The week that was in Illinois politics and government (June 25-29).
Chicago and Cook County News
On Thursday, the Chicago City Council easily passed an ordinance pushed by Mayor Rahm Emanuel to let the Chicago Police Department issue $250 to $500 tickets to people caught with 15 grams or less of pot, instead of arresting them.
The ordinance passed despite initial concerns from aldermen that the fines are too steep a price for the city’s black residents, who are currently arrested for marijuana possession at a disproportionate rate.
We reported on two city hearings on the future of the Fisk and Crawford coal-fired power plant sites on Chicago’s Southwest Sides. The sites are scheduled to close down in September, and it is unclear what will become of them. Midwest Generation, the site’s owner, is not required to clean up the sites before turning them over to a new owner.
As 50 Chicago union janitors prepared to lose their jobs Friday, a group of SEIU* Local 1 members showed up at City Hall Wednesday to decry the layoffs and push city council members to sponsor a new labor contract ordinance.
The janitors protested again Thursday outside City Hall, in the hopes that the city will intervene with the new labor law.
The Chicago Infrastructure Trust, where private investors fund public infrastructure, has yet to get off the ground. So the Chicago advocacy group Action Now unveiled their own detailed proposal at City Hall Wednesday, calling for the Trust and developers to turn vacant city properties into affordable rental homes.
On Wednesday morning, members of the Chicago Teachers Union along with dozens of public school parents and students rallied outside CPS headquarters, calling on the Board of Education to negotiate non-salary issues.
Mayor Rahm Emanuel’s recent decision to chip in about $30 million for a subway tunnel and a 1.5-acre public park to be built alongside a new West Loop office building prompted about 70 community activists to march to the Mayor’s Office from the proposed site Tuesday morning.
PI reported Tuesday that efforts are underway in Chicago and across the state to inform citizens on the importance of being prepared for emergencies and the potential future effects of climate change, among other crises.
Up to half of Chicago's 12,000 cab drivers plan to strike between 6 a.m. and 11 a.m. Monday morning to protest the city's failure to green light a fare increase.
Federal agents arrested yesterday Joseph Mario Moreno, who lost a run for re-election to the Cook County Board in 2010, and Ambrosio Medrano, a former alderman and a convicted felon, on bribery charges.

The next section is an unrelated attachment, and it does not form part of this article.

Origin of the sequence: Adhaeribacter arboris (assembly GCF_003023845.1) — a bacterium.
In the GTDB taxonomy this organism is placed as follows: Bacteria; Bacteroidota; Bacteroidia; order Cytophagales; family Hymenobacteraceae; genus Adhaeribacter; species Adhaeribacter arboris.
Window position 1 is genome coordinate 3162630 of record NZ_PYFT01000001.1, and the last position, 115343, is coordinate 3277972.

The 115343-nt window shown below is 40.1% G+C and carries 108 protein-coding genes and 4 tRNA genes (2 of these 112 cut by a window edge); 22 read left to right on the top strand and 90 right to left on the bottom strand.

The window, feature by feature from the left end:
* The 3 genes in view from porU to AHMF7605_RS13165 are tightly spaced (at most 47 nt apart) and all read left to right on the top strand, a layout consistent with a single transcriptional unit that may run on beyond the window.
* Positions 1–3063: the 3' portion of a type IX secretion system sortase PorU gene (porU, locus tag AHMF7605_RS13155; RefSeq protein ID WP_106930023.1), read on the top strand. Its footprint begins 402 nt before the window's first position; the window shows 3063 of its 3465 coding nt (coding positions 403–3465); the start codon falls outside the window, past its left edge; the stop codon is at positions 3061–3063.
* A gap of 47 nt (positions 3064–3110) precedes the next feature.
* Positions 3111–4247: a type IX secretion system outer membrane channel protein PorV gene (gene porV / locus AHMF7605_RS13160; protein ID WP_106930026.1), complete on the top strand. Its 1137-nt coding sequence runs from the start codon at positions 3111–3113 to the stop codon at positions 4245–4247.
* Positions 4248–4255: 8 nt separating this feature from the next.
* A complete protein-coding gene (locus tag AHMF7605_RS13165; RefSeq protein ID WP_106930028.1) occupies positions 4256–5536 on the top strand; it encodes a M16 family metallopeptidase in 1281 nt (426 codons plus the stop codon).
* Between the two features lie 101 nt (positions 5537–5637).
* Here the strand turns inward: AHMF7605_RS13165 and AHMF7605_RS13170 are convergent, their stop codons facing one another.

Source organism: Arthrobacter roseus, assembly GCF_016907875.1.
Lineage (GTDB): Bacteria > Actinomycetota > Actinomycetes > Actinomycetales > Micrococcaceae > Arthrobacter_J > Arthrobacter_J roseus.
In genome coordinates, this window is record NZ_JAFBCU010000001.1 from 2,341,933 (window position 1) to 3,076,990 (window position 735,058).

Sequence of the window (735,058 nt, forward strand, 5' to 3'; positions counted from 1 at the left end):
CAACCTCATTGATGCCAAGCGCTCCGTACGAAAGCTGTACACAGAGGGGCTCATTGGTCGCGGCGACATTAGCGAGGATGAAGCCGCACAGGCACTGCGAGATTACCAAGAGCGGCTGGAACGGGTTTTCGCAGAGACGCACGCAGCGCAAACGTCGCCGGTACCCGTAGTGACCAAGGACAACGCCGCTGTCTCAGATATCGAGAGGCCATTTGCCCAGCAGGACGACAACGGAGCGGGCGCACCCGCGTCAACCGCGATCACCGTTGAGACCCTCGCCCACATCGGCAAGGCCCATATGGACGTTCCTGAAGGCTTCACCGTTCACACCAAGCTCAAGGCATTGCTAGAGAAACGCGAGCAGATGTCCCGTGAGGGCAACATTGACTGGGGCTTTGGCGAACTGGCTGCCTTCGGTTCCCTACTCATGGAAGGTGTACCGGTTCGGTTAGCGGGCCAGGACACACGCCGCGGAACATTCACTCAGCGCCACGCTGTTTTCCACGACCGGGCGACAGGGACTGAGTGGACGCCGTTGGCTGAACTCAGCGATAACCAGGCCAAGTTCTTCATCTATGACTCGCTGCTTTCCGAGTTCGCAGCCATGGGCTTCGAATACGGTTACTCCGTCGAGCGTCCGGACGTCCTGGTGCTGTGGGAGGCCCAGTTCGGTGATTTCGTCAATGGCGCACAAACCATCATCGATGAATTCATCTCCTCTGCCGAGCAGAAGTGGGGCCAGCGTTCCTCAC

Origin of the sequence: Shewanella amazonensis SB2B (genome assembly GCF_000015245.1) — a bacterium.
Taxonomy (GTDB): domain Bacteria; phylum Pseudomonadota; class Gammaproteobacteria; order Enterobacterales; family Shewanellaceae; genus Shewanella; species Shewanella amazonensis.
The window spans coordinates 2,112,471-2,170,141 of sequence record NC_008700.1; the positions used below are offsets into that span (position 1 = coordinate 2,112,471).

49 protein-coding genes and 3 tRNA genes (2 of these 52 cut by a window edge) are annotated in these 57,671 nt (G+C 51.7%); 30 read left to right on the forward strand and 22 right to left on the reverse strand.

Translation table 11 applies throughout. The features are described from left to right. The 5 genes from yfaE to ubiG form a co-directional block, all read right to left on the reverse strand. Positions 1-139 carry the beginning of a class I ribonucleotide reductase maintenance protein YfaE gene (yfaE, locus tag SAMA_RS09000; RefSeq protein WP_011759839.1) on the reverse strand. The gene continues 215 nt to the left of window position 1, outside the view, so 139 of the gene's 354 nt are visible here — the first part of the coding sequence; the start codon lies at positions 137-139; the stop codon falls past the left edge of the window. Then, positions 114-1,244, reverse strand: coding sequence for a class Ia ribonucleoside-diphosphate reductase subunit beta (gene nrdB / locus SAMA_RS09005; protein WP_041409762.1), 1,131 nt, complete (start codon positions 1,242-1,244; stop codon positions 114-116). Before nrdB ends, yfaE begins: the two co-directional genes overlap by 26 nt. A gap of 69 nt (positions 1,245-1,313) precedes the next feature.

The Supreme Court's decision to uphold the Affordable Care Act Thursday means about 100,000 people in Cook County may now receive Medicaid, saving the county's Health and Hospitals system millions of dollars.
The major news this week, of course, was the high court deciding on a 5-4 vote to uphold the Affordable Care Act. Normally conservative Chief Justice John Robert cast the tie-breaking vote.
We looked at how the ruling might impact Illinois. The state’s largely Democratic political leadership cheered the decision, along with health care advocates and labor unions. But Illinois is not yet ready to implement the landmark law, particularly the creation of a state health care exchange.
PI reported that Gov. Pat Quinn’s decision to close the Tamm Correctional Center, a supermax prison, by August 31, was celebrated by prison reform advocates, but jeered by AFSCME Council 31, the states’ principal public employees union.
We explained why Quinn may close these facilities, even though the General Assembly appropriated money to keep them open. Quinn can veto budget line items, but the governor cannot then use the money for other purposes, such as the education budget.
PI also examined that the state budget is a pretty lean document, bereft of obvious examples of wasteful spending.
An Illinois House committee met in Chicago Wednesday to discuss whether State Rep. Derrick Smith should be expelled. Smith was arrested in March on federal bribery charges.
We reported Friday that Freeport residents are fighting against the planned layoffs of 170 jobs at Sensata Technologies, a Bain Capital-owned plant. The fight includes community leaders sending a letter to Mitt Romney, the presumptive Republican nominee for president and a co-founder of Bain.
In addition to the health care ruling, the Supreme Court also this week struck down major parts of Arizona’s controversial law that cracks down on undocumented immigrants.
Nonetheless, Chicago-based immigrant groups are upset that Arizona police can still ask for immigration papers. They say this amounts to racial profiling.
After months of stop-gap measures, Congress approved a $120 billion transportation bill Friday to fund highway and public transit projects over the next 27 months. The package will slightly increase funding for Illinois highways and local transit agencies.
Congress also approved Friday afternoon a bill that will keep student loan interest rates from doubling. We reported Wednesday that keeping the rate at 3.4 percent was critical to helping the nation’s economy.
The office of U.S. Rep. Jesse Jackson Jr. (D-Chicago) revealed Monday that the congressman has been on medical leave since June 10 and no date is set for his return. As of Friday, there is still only loose speculation as to the lawmaker’s whereabouts.
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